For an analysis on some education indicators such as enrolment of students, drop-out rates, availability of teachers and share of government and private schools, please see our Vital Stats on the ‘overview of the education sector’ here.

[1] Some Inputs for Draft National Education Policy 2016, Ministry of Human Resource Development, http://mhrd.gov.in/sites/upload_files/mhrd/files/Inputs_Draft_NEP_2016.pdf.

[2] Rapid Survey on Children, 2013-14, Ministry of Women & Child Development, Government of India, http://wcd.nic.in/sites/default/files/RSOC%20FACT%20SHEETS%20Final.pdf.

[3] Secondary education in India, U-DISE 2014-15, National University of Educational Planning and Administration, http://www.dise.in/Downloads/Publications/Documents/SecondaryFlash%20Statistics-2014-15.pdf.

[4] All India Survey on Higher Education 2014-15, http://aishe.nic.in/aishe/viewDocument.action?documentId=197.

[5] Economic Survey 2015-16, Volume-2, http://indiabudget.nic.in/es2015-16/echapvol2-09.pdf.

[6] Overview,  Rashtriya Madhyamik Shiksha Abhiyan, Ministry of Human Resource Development, http://mhrd.gov.in/rmsa.

[7] “265th Report: Demands for Grants (Demand No. 60) of the Department of Higher Education”, Standing Committee on Human Resource Development, April 2013, 2015, http://164.100.47.5/newcommittee/reports/EnglishCommittees/Committee%20on%20HRD/265.pdf.

[8] “Ministry of Skill Development and Entrepreneurship: Key Achievements and Success Stories in 2015”, Ministry of Skill Development and Entrepreneurship, Press Information Bureau, December 15, 2015.

[9] Draft Report of the Sub-Group of Chief Ministers on Skill Development, NITI Aayog, September 2015, http://niti.gov.in/mgov_file/Final%20report%20%20of%20Sub-Group%20Report%20on%20Skill%20Development.pdf.

[10] Economic Survey 2014-15, Volume  2, http://indiabudget.nic.in/es2014-15/echapter-vol2.pdf.

The status of ground water: Extraction exceeds recharge

May 6th, 2016 1 comment

Yesterday, Members of Parliament in Lok Sabha discussed the situation of drought and drinking water crisis in many states.  During the course of the discussion, some MPs also raised the issue of ground water depletion.  Last month, the Bombay High Court passed an order to shift IPL matches scheduled for the month of May out of the state of Maharashtra.  The court cited an acute water shortage in some parts of the state for its decision.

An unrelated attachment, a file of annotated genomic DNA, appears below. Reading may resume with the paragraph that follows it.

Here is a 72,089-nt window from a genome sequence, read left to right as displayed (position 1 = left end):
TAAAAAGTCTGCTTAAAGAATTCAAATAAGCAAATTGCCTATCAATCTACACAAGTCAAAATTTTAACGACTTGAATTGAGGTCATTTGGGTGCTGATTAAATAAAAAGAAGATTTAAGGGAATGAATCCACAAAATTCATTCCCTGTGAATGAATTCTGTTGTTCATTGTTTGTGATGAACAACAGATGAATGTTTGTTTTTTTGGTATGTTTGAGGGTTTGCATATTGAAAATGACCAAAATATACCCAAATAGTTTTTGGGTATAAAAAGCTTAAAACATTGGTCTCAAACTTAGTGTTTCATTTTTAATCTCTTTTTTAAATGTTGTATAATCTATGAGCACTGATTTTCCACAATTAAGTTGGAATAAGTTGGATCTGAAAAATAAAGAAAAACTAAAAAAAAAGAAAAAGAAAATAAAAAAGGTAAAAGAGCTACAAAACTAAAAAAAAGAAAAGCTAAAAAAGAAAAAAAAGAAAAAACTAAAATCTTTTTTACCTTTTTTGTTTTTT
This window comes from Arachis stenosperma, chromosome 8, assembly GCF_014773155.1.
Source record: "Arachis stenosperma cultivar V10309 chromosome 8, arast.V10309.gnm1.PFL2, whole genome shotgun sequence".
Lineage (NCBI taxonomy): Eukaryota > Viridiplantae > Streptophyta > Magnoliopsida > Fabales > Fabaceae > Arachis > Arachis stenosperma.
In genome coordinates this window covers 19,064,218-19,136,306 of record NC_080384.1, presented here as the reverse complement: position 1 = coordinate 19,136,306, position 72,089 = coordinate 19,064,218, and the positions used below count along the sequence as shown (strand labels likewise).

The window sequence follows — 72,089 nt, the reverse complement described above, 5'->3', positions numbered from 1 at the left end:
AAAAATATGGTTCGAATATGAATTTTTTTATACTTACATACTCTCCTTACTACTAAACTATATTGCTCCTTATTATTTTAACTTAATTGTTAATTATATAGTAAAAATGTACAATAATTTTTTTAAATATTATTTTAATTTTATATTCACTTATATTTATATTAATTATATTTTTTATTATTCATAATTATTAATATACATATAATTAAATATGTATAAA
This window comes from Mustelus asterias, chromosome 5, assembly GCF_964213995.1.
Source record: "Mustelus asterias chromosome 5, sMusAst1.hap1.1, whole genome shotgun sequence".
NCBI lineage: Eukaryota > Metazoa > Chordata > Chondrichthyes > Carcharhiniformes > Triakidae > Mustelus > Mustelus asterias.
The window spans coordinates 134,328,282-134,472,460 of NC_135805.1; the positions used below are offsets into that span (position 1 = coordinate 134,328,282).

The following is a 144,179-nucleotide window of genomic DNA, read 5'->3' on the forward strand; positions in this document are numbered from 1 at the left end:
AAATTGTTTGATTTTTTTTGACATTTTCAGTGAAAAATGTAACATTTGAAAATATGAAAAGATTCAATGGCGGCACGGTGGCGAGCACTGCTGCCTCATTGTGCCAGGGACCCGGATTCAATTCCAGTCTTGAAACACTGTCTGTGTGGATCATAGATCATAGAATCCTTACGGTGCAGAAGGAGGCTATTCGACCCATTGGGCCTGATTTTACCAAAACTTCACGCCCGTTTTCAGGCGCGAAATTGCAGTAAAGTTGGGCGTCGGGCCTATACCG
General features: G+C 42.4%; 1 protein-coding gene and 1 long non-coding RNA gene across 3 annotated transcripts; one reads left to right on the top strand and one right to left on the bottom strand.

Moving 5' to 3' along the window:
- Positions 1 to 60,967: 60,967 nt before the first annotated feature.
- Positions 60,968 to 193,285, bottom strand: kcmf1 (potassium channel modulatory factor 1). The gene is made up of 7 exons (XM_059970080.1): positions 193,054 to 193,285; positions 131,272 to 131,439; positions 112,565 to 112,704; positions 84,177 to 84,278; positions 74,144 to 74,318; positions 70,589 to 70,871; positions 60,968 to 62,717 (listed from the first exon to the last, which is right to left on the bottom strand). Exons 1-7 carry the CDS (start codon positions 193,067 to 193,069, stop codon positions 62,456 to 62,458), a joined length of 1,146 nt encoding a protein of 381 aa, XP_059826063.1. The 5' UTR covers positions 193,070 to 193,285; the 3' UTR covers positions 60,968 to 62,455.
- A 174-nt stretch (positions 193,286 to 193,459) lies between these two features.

In light of water shortages and depletion of water resources, this blog post addresses some frequently asked questions on the extraction and use of ground water in the country.

Q: What is the status of ground water extraction in the country?

A: The rate at which ground water is extracted has seen a gradual increase over time.  In 2004, for every 100 units of ground water that was recharged and added to the water table, 58 units were extracted for consumption.  This increased to 62 in 2011.[1]  Delhi, Haryana, Punjab and Rajasthan, saw the most extraction.  For every 100 units of ground water recharged, 137 were extracted.

In the recent past, availability of ground water per person has reduced by 15%.  In India, the net annual ground water availability is 398 billion cubic metre.[2]  Due to the increasing population in the country, the national per capita annual availability of ground water has reduced from 1,816 cubic metre in 2001 to 1,544 cubic metre in 2011.

Rainfall accounts for 68% recharge to ground water, and the share of other resources, such as canal seepage, return flow from irrigation, recharge from tanks, ponds and water conservation structures taken together is 32%.

Q: Who owns ground water?

A: The Easement Act, 1882, provides every landowner with the right to collect and dispose, within his own limits, all water under the land and on the surface.[9] The consequence of this law is that the owner of a piece of land can dig wells and extract water based on availability and his discretion.[10]  Additionally, landowners are not legally liable for any damage caused to  water resources as a result of over-extraction.  The lack of regulation for over-extraction of this resource further worsens the situation and has made private ownership of ground water common in most urban and rural areas.